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Rating changes: 10 races shift, with House control in play

Seven shifts toward Democrats as three key races move toward GOP

Colorado Republican Rep. Lauren Boebert's race in 2024 is now rated Tilt Republican, a shift toward the Democrats from Lean Republican.
Colorado Republican Rep. Lauren Boebert's race in 2024 is now rated Tilt Republican, a shift toward the Democrats from Lean Republican. (Bill Clark/CQ Roll Call file photo)

From navigating a potential government shutdown to beginning an impeachment inquiry into President Joe Biden, the House of Representatives will have some time in the spotlight over the next few weeks. The stakes are high, considering the House majority is in play next year. 

Democrats need a net gain of five seats to regain the majority they lost in 2022. That means even a minor shift in voter sentiment or movement at the top of the ballot in the presidential race will have an effect on House races. 

With a little more than 13 months before Election Day, the battleground map currently encompasses 68 competitive House races. That includes all races rated by Inside Elections as Toss-up, Tilt, Lean or Likely Republican and Tilt, Lean, or Likely Democratic. There are 182 races rated as Solid Republican and 171 races rated as Solid Democratic, which means the party that does not hold the seat has a very small chance of winning it next November and is not focused on winning the seat when trying to obtain or retain the majority. 

Right now, both parties need to win at least some of the 11 Toss-up races to get over the majority threshold. Republicans would have 208 seats if they win all the districts where they have a rating advantage, while Democrats would have 202 if they did the same.

Republicans could come close to 218, and thus a majority, without Toss-up races if they get what they want in North Carolina redistricting. The 14 races in the Tar Heel State don’t have a rating yet, pending a new, Republican-drawn map that’s likely to come this fall. But the GOP is counting on a three-seat gain under new lines, which would likely jeopardize Democratic Reps. Jeff Jackson, Wiley Nickel and Kathy Manning. That would give Republicans an advantage of 10 seats to the Democrats’ four in the North Carolina delegation.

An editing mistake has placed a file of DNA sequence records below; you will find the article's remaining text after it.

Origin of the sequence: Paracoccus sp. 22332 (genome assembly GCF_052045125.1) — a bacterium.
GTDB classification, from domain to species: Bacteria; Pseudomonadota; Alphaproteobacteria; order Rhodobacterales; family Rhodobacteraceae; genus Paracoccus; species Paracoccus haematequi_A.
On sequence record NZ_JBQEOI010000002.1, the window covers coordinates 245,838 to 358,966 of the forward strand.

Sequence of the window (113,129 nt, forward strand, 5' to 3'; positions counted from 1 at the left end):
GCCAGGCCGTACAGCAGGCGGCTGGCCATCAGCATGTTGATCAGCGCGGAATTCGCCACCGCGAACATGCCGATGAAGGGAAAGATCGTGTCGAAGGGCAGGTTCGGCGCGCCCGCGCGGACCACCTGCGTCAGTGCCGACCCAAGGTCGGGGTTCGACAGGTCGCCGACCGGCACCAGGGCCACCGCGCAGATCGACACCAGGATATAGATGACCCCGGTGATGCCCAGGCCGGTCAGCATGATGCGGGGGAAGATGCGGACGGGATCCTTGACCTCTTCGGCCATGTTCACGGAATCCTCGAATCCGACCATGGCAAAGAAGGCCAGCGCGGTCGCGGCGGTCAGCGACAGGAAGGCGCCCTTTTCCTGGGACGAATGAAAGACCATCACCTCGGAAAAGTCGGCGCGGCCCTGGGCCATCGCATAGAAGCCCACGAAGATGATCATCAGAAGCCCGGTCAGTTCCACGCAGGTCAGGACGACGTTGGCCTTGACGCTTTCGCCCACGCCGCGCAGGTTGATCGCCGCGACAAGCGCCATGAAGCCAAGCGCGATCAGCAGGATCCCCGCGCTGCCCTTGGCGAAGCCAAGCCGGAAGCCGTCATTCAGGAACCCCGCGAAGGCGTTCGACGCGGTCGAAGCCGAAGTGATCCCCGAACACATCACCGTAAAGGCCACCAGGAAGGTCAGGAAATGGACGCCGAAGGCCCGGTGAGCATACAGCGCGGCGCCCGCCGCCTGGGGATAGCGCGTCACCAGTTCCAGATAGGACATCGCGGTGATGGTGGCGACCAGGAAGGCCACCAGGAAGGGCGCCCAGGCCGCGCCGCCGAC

But Democrats are likely to gain a seat in Alabama after the Supreme Court told the state to draw another district where Black voters are in the majority or close to it. That would take a Solid Republican seat and turn it into a Solid Democratic seat. Redistricting developments in New York could also boost Democratic prospects. 

While unique circumstances have led to incremental changes in a handful of races, the presidential race casts a large shadow in districts that will not be redrawn because there’s a strong correlation between the presidential and House results. That means it’s important that the presidential contest stays competitive for each party to stay competitive in the fight for the House. Even strong candidates can only outperform the top of the ticket by a handful of points. 

If one presidential nominee’s support collapses, he’ll likely pull down his party’s chances of winning the House majority as well.

Rating changes

Inside Elections moved one race (New Jersey’s 7th District) out of Toss-up to Tilt Republican. Joe Biden won the suburban and exurban New York City district with only 51 percent in 2020. Although Democrats like to complain about GOP Rep. Thomas H. Kean Jr. not being available to the media, a top-tier Democratic challenger hasn’t emerged, and it’s clear the congressman has at least a small advantage. 

Inside Elections moved two other races toward Republicans.